I’ve been mulling over the idea of sola fide for the last 36 hours or so and have been having a difficult time finding an authentic Catholic response, though I know there is one. Having previously been a firm sola-fide-ist, and now being a firm anti-sola-fide-ist, I knew there had to have been a logical and concrete answer to have swayed my opinion so sharply. I just forgot what it was. I’ve been pouring over St. Paul and St. James, trying to come to a clear and concise Scriptural defense against faith alone. All I had was James 2, and I knew I would need more than that.
Then it dawned on me: why not go to Jesus? What does Jesus have to say about justification, about eternal life? So I looked to the rich young man and I asked the same question:
“Teacher, what good deed must I do, to have eternal life?”
Clearly Martin Luther missed this passage because Jesus doesn’t say, “nothing, just have faith.” Jesus says:
“If you would enter life, keep the commandments…you shall not kill, you shall not commit adultery, you shall not steal, you shall not bear false witness, honor your father and mother, and you shall love your neighbor as yourself.”
-Matthew 19: 17, 18-19
Wait, so, what? I don’t have to just believe in my heart that Jesus is Lord and confess on my lips that Jesus is the Christ? I actually have to obey the commands? Yes. That is what Christ says. He elaborated this before during the Sermon on the Mount:
“Do not think that I have come to abolish the law and the prophets; I have come not to abolish them but to fulfill them. For truly, I say to you, till heaven and earth pass away, not an iota, not a dot, will pass from the law until all is accomplished. Whoever then relaxes one of the least of these commandments and teaches men so, shall be called least in the kingdom of heaven.”
I do not claim to know what all Jesus wants to accomplish, but I do know that heaven and earth have not passed away yet, so the law has not either. This law is still in effect. The commands are still commands not suggestions. If we truly are saved by faith, like the Protestant says, what is the point of the Bible anyways? Why give a rip about what Jesus has to say, what he teaches? Aren’t they more like suggestions anyways? And Paul? Don’t give a hoot when he talks about marriage, living righteously, having a unified faith, its all just a nice thought, but not necessary.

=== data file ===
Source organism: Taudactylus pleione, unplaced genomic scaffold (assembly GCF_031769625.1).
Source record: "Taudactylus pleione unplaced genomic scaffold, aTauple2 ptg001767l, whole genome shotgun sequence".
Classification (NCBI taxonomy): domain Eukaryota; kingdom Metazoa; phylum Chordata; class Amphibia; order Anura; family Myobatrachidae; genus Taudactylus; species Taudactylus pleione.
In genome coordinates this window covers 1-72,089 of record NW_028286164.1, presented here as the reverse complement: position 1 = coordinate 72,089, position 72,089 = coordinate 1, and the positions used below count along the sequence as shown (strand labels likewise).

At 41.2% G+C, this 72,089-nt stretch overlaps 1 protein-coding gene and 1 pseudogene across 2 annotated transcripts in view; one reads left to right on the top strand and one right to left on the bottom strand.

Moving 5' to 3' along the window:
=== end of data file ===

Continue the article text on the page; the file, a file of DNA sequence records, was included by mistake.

Many would like to say that the Catholic Church makes salvation too hard. That we take away from the merits of Christ by teaching salvation by grace by faith through works. But I hate to break it to you, salvation is not supposed to be easy, Jesus says so himself:
“Enter by the narrow gate; for the gate is wide and the way is easy, that leads to destruction, and those who enter by it are many. For the gate is narrow and the way is hard, that leads to life, and those who find it are few.”
The way to salvation is hard. It requires endurance, purity, faithfulness, obedience. It requires us to love and serve God, not ourselves. We fool ourselves if we think that simply having faith will do us any good, for even the devil and the demons have faith in God, for that is why they carry out their ministry of temptation, they know what God can do for us. Their faith cannot save them for it does not manifest itself in works of charity.
Our faith is in vain if we do not perform works of love. We will suffer the consequences for disobedience. And if our works of love are not done out of faith in Christ, they are nothing more than nice deeds. We will burn for our rejection of Christ, our lack of faith, despite our good works. I won’t quote St. James here, but we all know what he says. We cannot choose faith or works, while rejecting the other. Both are made possible only through the graces provided by Jesus Christ crucified. We must choose both together if we want to spend our eternity with Jesus Christ.